The Joseph City Library may be trying to expand or even change its space, but one thing it isn’t sure of is expanding its collection of books. At least if they come from Wallowa County’s now defunct library.
The subject came up at the Joseph City Council’s Oct. 4 meeting when city librarian Eric Shoudel included it in his monthly report. He said the Wallowa County Library Foundation is trying to find a home for the collection.
Shoudel said he had recently culled around 600 children’s books from the city library, and while he didn’t want to replace them all, he said he’d like to have 200-300 of the county’s volumes.
Joseph Mayor Dennis Sands said that it sounded like a great idea but there was a problem. The council had previously approved a resolution against accepting the books because of a mold problem at the county library.
“We don’t want to introduce that into our library,” he said. “Is there any way to test them?”
Shoudel said that after several tests on the old county library building, mold was only found in the utility closet due to a faulty water heater.
“They’ve had the building tested, and someone worked in there for 12 years lending these books all over the county,” he said. He also offered to wipe the books down with alcohol or a disinfectant.
“I think what we need to do as a council, now that we have the awareness that this is a possibility; that puts the liability back on us,” said council member Teresa Sajonia. She added that if a certified person were willing to go on the record saying that no possibility of mold existed in the books, she might change her mind.
“It’s not a matter of not wanting the books,” she added.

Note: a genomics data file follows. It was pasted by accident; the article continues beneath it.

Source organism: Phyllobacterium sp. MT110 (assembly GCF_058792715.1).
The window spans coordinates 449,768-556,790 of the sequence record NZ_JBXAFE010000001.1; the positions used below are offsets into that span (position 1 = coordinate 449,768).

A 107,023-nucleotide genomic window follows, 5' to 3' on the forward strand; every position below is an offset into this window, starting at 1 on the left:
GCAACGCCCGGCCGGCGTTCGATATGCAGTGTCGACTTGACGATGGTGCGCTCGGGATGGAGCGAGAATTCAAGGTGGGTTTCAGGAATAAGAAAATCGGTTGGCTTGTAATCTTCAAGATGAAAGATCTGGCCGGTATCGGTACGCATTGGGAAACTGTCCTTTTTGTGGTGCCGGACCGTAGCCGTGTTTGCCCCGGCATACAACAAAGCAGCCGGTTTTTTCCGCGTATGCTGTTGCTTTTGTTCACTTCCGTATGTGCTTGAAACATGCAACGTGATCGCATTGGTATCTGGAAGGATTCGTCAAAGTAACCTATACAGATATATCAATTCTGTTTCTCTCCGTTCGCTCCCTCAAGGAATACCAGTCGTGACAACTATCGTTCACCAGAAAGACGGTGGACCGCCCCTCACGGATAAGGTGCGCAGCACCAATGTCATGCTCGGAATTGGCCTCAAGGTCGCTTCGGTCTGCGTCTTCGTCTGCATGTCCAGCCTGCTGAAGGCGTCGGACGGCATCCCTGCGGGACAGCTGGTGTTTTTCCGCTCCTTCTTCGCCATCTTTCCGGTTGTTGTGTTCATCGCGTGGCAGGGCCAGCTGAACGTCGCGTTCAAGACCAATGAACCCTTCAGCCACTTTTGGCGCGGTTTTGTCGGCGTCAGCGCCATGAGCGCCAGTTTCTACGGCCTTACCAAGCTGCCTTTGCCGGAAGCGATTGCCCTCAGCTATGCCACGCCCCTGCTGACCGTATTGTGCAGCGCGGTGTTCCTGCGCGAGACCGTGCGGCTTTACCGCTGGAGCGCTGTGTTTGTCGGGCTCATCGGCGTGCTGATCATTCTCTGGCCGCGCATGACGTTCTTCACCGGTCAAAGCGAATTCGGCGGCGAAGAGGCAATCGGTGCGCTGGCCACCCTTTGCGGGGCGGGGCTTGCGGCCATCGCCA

Council member Marty Hamilton asked if there were a way to sterilize the books, and Shoudel reiterated his offer to wipe down the books as they were all hardcovers. He also stated he didn’t see how the mold would get inside the books as he hadn’t heard reports of opening the books and finding green pages.
Olivia Losby, a member of the Wallowa Valley Library Foundation Board said two tests were done on the library, and she had the results of one of the tests through the State Accident Insurance Fund that she offered to show. She said the results of both tests showed no major concerns and added that she had the name of someone who could test the actual books although she needed to check on pricing.
Shoudel said he hadn’t offered to take the books from the foundation.
Council member Patty Mumford said that the building tests were only tests on the building and that her concern was the children’s books being read by children sensitive to mold.
“I think there’s a risk bringing in books from a mold environment,” she said.
Losby said that some of the books had already been passed to the Building Healthy Families organization.
“I’m not trying to minimize the problem, but I’m not sure if there is a major problem or not,” she said.
Mumford reiterated her concern about untested books and the city’s liability even though the books have been circulated for decades in some cases.
“We didn’t know about it when the books were being circulated,” Sajonia said. “Now we know, and that’s where we have to draw the line. We have to be responsible.”
Sands suggested the matter be tabled until the books were tested. Shoudel said that he’d like to see the books find a home rather than go into the dumpster. Sands suggested that the librarian examine options to test the actual books, and the matter was tabled.